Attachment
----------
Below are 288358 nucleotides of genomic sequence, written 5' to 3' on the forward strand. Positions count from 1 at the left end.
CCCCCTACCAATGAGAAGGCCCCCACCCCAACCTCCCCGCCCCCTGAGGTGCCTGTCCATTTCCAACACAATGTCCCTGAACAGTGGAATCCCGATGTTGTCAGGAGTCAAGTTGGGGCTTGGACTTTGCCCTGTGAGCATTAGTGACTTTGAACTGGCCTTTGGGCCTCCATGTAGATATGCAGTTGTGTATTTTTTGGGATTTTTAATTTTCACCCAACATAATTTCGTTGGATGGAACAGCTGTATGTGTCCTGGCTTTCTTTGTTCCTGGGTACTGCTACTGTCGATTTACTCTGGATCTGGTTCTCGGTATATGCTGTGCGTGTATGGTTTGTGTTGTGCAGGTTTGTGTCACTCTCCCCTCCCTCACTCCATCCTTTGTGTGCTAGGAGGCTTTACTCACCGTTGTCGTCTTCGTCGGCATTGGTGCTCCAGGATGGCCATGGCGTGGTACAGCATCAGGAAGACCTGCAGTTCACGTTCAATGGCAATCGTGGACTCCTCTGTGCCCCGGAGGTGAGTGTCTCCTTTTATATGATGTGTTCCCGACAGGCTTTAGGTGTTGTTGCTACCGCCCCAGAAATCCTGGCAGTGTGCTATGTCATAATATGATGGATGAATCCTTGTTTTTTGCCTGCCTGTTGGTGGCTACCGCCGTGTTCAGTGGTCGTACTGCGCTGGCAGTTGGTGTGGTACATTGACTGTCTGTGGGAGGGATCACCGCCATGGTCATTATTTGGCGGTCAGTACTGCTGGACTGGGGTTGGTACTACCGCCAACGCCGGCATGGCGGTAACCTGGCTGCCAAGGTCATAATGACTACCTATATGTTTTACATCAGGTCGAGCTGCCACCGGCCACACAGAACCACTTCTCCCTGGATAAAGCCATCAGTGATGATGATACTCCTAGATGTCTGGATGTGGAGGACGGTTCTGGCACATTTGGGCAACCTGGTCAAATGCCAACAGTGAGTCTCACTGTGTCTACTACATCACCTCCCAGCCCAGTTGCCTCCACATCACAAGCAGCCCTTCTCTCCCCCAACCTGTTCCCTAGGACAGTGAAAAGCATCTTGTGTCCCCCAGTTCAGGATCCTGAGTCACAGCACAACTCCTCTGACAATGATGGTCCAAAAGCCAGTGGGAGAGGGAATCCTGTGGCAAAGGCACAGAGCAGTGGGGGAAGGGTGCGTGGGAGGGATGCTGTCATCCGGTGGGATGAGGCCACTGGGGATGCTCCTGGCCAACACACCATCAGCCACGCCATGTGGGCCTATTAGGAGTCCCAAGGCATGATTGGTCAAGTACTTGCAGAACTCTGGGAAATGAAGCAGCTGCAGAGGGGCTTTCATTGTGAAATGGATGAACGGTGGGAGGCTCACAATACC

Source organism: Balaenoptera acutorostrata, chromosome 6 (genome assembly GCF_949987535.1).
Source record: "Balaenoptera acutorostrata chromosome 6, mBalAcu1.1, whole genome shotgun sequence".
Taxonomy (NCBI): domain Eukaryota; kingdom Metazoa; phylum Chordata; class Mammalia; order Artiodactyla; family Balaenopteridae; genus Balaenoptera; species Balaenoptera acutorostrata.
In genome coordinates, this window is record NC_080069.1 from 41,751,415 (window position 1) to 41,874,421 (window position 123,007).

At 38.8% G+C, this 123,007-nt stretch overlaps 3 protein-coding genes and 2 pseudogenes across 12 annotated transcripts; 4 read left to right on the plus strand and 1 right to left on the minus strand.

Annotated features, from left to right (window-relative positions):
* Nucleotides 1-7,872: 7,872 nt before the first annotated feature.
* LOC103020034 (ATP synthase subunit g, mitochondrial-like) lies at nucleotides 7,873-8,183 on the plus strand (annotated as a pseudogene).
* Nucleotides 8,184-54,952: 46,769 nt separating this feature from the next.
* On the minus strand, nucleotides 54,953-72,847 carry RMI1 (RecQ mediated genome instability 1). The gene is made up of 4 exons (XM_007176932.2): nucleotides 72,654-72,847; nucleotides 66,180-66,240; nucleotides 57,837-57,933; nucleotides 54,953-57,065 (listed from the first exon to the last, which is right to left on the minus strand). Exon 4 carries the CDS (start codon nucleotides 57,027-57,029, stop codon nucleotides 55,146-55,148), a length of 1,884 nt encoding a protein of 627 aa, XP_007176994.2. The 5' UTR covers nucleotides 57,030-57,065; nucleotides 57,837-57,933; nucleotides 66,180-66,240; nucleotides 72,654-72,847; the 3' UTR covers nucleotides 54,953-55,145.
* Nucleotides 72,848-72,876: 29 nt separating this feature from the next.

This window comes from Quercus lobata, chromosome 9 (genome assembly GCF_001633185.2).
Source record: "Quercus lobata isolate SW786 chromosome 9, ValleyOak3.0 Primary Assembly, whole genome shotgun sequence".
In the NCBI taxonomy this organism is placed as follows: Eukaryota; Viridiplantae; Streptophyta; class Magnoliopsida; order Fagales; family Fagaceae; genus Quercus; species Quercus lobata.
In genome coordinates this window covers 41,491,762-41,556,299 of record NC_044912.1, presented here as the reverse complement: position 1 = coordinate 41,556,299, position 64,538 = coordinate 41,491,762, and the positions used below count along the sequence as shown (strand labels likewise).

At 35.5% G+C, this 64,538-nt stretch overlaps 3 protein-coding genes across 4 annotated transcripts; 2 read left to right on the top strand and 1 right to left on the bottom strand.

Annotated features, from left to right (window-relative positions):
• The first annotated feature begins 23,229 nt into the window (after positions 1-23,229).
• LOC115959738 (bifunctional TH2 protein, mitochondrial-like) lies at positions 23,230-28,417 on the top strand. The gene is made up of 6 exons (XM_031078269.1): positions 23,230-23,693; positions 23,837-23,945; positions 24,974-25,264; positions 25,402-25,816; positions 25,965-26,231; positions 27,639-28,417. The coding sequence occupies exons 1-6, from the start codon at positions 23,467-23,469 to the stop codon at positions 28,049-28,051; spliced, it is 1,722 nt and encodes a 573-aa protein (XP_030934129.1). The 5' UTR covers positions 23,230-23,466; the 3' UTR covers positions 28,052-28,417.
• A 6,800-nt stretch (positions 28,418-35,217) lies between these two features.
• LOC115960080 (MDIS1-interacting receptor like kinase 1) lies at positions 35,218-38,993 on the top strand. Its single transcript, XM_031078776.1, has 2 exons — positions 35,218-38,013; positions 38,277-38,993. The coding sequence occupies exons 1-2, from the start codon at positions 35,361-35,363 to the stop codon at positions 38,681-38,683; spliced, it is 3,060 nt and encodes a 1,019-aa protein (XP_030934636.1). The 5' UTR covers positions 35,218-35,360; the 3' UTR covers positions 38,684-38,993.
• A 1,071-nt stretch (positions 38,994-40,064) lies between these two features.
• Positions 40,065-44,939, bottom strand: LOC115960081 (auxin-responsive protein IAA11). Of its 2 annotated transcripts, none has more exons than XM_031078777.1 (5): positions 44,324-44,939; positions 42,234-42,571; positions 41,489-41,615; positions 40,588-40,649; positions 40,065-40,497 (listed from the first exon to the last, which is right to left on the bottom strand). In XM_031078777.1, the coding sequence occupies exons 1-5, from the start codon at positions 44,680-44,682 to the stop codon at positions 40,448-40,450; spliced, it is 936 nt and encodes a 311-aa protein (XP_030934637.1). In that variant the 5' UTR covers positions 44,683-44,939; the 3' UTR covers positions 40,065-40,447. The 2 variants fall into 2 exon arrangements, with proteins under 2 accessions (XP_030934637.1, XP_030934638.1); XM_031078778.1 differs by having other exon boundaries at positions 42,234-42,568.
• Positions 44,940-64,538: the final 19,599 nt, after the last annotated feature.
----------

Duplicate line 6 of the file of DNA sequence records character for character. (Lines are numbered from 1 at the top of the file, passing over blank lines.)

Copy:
In genome coordinates, this window is record NC_080069.1 from 41,751,415 (window position 1) to 41,874,421 (window position 123,007).